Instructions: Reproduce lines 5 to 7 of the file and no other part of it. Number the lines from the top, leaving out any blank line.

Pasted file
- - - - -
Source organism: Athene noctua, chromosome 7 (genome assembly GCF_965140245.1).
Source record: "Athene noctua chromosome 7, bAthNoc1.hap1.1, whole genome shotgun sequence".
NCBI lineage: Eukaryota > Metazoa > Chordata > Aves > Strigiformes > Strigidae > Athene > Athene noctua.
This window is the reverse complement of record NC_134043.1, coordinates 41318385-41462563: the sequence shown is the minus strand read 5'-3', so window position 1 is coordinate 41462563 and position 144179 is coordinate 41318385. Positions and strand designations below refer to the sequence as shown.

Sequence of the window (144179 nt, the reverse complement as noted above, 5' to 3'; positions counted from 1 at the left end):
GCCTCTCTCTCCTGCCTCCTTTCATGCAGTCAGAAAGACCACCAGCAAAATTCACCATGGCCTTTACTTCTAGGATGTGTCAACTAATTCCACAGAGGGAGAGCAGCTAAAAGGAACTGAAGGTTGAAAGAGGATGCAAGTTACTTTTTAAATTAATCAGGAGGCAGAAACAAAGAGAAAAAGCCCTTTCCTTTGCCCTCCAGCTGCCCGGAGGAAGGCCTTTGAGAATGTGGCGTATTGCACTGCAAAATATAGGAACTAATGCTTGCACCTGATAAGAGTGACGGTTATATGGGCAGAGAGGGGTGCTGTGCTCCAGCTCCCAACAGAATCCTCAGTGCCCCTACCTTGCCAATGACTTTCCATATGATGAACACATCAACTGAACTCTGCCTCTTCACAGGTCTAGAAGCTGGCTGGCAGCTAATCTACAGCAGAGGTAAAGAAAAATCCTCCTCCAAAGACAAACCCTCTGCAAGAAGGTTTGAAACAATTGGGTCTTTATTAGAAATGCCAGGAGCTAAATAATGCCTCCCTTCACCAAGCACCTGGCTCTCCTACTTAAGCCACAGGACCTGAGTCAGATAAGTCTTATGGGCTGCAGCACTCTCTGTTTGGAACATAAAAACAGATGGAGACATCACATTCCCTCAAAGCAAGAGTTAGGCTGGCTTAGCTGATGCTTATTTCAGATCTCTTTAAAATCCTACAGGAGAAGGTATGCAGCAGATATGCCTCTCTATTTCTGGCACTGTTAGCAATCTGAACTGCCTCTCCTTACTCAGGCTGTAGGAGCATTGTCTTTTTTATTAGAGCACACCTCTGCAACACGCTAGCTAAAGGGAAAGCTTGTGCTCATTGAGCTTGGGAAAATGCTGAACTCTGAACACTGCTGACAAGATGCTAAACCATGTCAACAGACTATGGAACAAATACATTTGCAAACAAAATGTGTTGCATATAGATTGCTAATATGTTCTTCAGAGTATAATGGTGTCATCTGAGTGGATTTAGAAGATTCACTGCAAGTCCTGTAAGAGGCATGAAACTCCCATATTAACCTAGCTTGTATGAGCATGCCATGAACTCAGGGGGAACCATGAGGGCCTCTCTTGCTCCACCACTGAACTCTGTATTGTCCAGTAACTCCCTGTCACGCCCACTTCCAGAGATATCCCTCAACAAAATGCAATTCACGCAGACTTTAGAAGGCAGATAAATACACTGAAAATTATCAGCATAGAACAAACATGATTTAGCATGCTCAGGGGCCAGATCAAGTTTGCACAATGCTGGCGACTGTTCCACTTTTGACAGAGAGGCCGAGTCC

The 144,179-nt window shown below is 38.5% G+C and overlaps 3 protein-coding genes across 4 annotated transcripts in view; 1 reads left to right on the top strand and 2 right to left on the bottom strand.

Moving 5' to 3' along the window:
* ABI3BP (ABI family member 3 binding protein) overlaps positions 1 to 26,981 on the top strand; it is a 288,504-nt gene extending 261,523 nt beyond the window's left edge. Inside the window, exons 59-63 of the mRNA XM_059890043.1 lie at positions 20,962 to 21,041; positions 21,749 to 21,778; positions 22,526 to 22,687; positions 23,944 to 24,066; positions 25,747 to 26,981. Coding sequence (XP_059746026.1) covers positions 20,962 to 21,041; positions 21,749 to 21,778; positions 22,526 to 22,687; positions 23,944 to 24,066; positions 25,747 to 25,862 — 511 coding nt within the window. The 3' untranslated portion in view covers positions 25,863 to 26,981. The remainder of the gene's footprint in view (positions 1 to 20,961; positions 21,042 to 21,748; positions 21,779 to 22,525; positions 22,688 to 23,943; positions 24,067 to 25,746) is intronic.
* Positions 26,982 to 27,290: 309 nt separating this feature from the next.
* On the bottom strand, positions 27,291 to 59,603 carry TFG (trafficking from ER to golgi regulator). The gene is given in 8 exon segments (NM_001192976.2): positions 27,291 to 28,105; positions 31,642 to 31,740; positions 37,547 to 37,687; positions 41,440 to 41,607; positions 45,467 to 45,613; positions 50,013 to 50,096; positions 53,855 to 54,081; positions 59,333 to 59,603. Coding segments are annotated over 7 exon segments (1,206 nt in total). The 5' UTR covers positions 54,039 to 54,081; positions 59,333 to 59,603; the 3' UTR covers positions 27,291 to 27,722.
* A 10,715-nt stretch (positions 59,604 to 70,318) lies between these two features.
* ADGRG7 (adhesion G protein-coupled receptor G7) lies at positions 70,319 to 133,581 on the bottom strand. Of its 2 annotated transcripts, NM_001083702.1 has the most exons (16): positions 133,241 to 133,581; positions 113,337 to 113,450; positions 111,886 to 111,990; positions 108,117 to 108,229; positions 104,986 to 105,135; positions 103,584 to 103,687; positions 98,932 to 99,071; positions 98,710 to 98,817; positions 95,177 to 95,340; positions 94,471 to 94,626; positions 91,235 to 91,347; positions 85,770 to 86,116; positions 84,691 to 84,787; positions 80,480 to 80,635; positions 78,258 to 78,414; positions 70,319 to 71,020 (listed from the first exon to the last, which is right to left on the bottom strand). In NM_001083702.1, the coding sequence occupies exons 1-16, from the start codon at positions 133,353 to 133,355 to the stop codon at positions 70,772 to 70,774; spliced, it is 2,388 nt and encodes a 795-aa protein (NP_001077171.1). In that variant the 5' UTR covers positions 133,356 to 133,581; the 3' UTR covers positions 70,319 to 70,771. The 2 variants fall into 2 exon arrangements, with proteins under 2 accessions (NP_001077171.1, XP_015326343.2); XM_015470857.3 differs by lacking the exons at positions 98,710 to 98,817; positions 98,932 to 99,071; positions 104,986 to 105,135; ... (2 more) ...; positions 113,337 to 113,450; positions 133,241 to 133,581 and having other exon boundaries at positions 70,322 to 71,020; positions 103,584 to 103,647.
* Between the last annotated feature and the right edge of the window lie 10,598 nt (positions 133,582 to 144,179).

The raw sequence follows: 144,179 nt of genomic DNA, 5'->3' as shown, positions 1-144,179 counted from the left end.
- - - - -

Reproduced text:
Sequence of the window (144179 nt, the reverse complement as noted above, 5' to 3'; positions counted from 1 at the left end):
GCCTCTCTCTCCTGCCTCCTTTCATGCAGTCAGAAAGACCACCAGCAAAATTCACCATGGCCTTTACTTCTAGGATGTGTCAACTAATTCCACAGAGGGAGAGCAGCTAAAAGGAACTGAAGGTTGAAAGAGGATGCAAGTTACTTTTTAAATTAATCAGGAGGCAGAAACAAAGAGAAAAAGCCCTTTCCTTTGCCCTCCAGCTGCCCGGAGGAAGGCCTTTGAGAATGTGGCGTATTGCACTGCAAAATATAGGAACTAATGCTTGCACCTGATAAGAGTGACGGTTATATGGGCAGAGAGGGGTGCTGTGCTCCAGCTCCCAACAGAATCCTCAGTGCCCCTACCTTGCCAATGACTTTCCATATGATGAACACATCAACTGAACTCTGCCTCTTCACAGGTCTAGAAGCTGGCTGGCAGCTAATCTACAGCAGAGGTAAAGAAAAATCCTCCTCCAAAGACAAACCCTCTGCAAGAAGGTTTGAAACAATTGGGTCTTTATTAGAAATGCCAGGAGCTAAATAATGCCTCCCTTCACCAAGCACCTGGCTCTCCTACTTAAGCCACAGGACCTGAGTCAGATAAGTCTTATGGGCTGCAGCACTCTCTGTTTGGAACATAAAAACAGATGGAGACATCACATTCCCTCAAAGCAAGAGTTAGGCTGGCTTAGCTGATGCTTATTTCAGATCTCTTTAAAATCCTACAGGAGAAGGTATGCAGCAGATATGCCTCTCTATTTCTGGCACTGTTAGCAATCTGAACTGCCTCTCCTTACTCAGGCTGTAGGAGCATTGTCTTTTTTATTAGAGCACACCTCTGCAACACGCTAGCTAAAGGGAAAGCTTGTGCTCATTGAGCTTGGGAAAATGCTGAACTCTGAACACTGCTGACAAGATGCTAAACCATGTCAACAGACTATGGAACAAATACATTTGCAAACAAAATGTGTTGCATATAGATTGCTAATATGTTCTTCAGAGTATAATGGTGTCATCTGAGTGGATTTAGAAGATTCACTGCAAGTCCTGTAAGAGGCATGAAACTCCCATATTAACCTAGCTTGTATGAGCATGCCATGAACTCAGGGGGAACCATGAGGGCCTCTCTTGCTCCACCACTGAACTCTGTATTGTCCAGTAACTCCCTGTCACGCCCACTTCCAGAGATATCCCTCAACAAAATGCAATTCACGCAGACTTTAGAAGGCAGATAAATACACTGAAAATTATCAGCATAGAACAAACATGATTTAGCATGCTCAGGGGCCAGATCAAGTTTGCACAATGCTGGCGACTGTTCCACTTTTGACAGAGAGGCCGAGTCC

The 144,179-nt window shown below is 38.5% G+C and overlaps 3 protein-coding genes across 4 annotated transcripts in view; 1 reads left to right on the top strand and 2 right to left on the bottom strand.